Urban security, victimization, technology, economic empowerment of vulnerable populations; crime prevention, evidence synthesis
Dr. Yasemin Irvin-Erickson is Assistant Professor of Criminology, Law and Society, and a Fellow at the Urban Institute’s Justice Policy Center. She researches primarily in the area of urban security, victimization, technology, and the economic empowerment of vulnerable populations.
Her recent work in this area includes evaluating the impact of violence on vulnerable populations, the potential uses of technology in response to violence and victimization, the relationship between violence against women in transport and women’s economic empowerment, and translating best available evidence on crime and victimization into actionable knowledge for practitioners. In 2016, Dr. Irvin-Erickson was selected to serve among 13 researchers and practitioners in the Rutgers Violence Against Women Research Consortium funded by the National Institute of Justice. In 2017, Dr. Irvin-Erickson and her team were selected among 10 teams worldwide to receive a Development Marketplace Innovation Award in response to gender-based violence with a mobile survey application they developed to crowdsource real-time data on transit users’ experiences and fear of violence in public transportation. Since 2016, Dr. Irvin-Erickson has served as a key project member for the Center for Victim Research funded by the Office for Victims of Crime.
Mapping for Policy, “A Whole Journey Approach to Tackling Sexual Victimization in Public Transit”
Systematic Review of Barriers to, and Facilitators of Women’s Participation in High Productivity Labor Market Sectors
Survey of State Attorney General Offices
Zolnik, E. J., Malik, A., & Irvin-Erickson, Y. (2018). Who benefits from bus rapid transit? Evidence from the Metro Bus System (MBS) in Lahore. Journal of Transport Geography, 71, 139-149.
Irvin-Erickson, Y., La Vigne, N., Levine, N., Tiry, E., & Bieler, S. (2017). What does Gunshot Detection Technology Tell Us About Gun Violence?. Applied Geography 86: 262-273.
Irvin-Erickson, Y., Lynch, M., Gurvis, A., Mohr, E., & Bai, B. (2017). A Neighborhood-Level Analysis of the Economic Impact of Gun Violence. Urban Institute.
Levy, J. M., Irvin-Erickson, Y., & La Vigne, N. (2017). A case study of bicycle theft on the Washington DC metrorail system using a routine activities and crime pattern theory framework. Security Journal, 31(1), 226-246.
Malik, A. A., Mohr, E., & Irvin-Erickson, Y. (2017). Can refugees provide the impetus for urban regeneration? Economic integration, social networks and well-being in Peshawar, Pakistan. Journal of Urban Regeneration & Renewal, 11(1), 30-43.
La Vigne, N. G., Paddock, E., Irvin-Erickson, Y., Kim, K., Peterson, B. E., & Bieler, S. (2017). A Blueprint for Interagency and Cross-Jurisdictional Data Sharing. Urban Institute
Irvin-Erickson, Y., & La Vigne, N. (2015). A spatio-temporal analysis of crime at Washington, DC metro rail: Stations’ crime-generating and crime-attracting characteristics as transportation nodes and places. Crime science, 4(1), 14.
Awards and Fellowships
Development Marketplace: Innovations to Prevent Gender-Based Violence Award, 2017. Awarded by World Bank Group and Sexual Violence Research Initiative for supporting research and innovation to help address the problem of sexual harassment in and around public transportation ($100,000)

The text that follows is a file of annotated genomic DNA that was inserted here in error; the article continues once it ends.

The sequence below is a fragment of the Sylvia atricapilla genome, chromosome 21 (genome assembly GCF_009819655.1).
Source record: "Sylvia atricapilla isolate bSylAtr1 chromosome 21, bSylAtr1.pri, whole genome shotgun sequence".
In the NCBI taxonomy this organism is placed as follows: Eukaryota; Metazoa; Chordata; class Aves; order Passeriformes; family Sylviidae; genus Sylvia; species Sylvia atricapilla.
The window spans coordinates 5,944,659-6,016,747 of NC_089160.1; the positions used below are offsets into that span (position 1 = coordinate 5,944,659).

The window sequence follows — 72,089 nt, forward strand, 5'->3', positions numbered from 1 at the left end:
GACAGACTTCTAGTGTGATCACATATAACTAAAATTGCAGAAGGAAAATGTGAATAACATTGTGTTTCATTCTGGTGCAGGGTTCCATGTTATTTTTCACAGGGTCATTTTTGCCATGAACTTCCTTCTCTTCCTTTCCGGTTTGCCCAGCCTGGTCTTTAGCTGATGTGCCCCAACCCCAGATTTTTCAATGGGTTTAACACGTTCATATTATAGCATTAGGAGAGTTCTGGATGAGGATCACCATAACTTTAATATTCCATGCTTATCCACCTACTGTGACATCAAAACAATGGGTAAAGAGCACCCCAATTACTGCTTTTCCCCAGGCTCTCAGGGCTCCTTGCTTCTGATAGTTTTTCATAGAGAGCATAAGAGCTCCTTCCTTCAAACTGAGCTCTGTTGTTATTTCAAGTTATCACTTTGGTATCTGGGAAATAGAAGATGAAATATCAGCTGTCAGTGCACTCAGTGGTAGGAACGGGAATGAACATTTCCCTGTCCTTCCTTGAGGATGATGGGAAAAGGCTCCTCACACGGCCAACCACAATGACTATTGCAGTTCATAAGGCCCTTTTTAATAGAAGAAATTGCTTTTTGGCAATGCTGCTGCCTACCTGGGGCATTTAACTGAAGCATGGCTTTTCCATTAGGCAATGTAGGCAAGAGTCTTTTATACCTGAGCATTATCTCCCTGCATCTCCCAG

National Institute of Justice Graduate Research Fellowship, 2012-2014 ($25,000) Rutgers University Dissertation Fellowship, 2012 ($20,000)
Rutgers Center on Public Security Research Assistantship, 2011-2012 ($15,000) Gerhard Mueller Scholarship, Rutgers Alumni Association, 2010 ($600) TUBITAK Graduate Fellowship, 2006-2008 ($20,000)
Past Grants (Completed Projects)
Rutgers Violence Against Women Research Consortium (Sub-contract to Rutgers University; 2017-2018)
Harnessing the Power of Businesses in Responding to Refugee Crises: A Blueprint for Improved Humanitarian-Private Sector Collaboration (2016-2018)
Harnessing the Power of Businesses in Responding to Refugee Crises: A Blueprint for Improved Humanitarian-Private Sector Collaboration (2016-2017)
Making Growth Work for Women in Low Income Countries Research Consortium (2015-2017)
Understanding the Economic Impact of Gun Violence (2015-2017)
Economic Impact of Refugees on Host Communities: Social Networks, Economic Vulnerability, and Resilience among Urban Refugees in Kenya, Turkey, and Pakistan (2015-2017)
Analyzing Crime Patterns and Trends in the Washington, DC Metropolitan Area: Documenting the Value of Cross-Agency and Cross-Jurisdictional Data Integration (2014-2015)
Crime and Crime Analysis; Social Research Methods I, Social Research Methods II; CRIM320: Crime and Place
Ph.D., Criminal Justice, Rutgers University School of Criminal Justice, 2014.
M.A., Criminal Justice, Rutgers University School of Criminal Justice, 2010.
M.A., Forensic Science, Istanbul University, Institute of Forensic Sciences, Turkey, 2009.
B.A., Sociology (with a minor in Psychology), Middle East Technical University, Turkey, 2004.
“Gun Violence, Businesses, and Housing Values: A Neighborhood Level Analysis of the Economic Impact of Gun Violence,” The American Society of Criminology Annual Meeting, November, 2017, Philadelphia, PA.
"Technology and the City: Routes to Women's Economic Empowerment," Urban Institute public event discussant, March 2017, Washington, DC.
Identity Theft and Fraud: What Do We Know from Research and Practice, Center for Victim Research Webinar Speaker, January 2019.
“Criminal (In)Justice,” podcast guest, September 2017.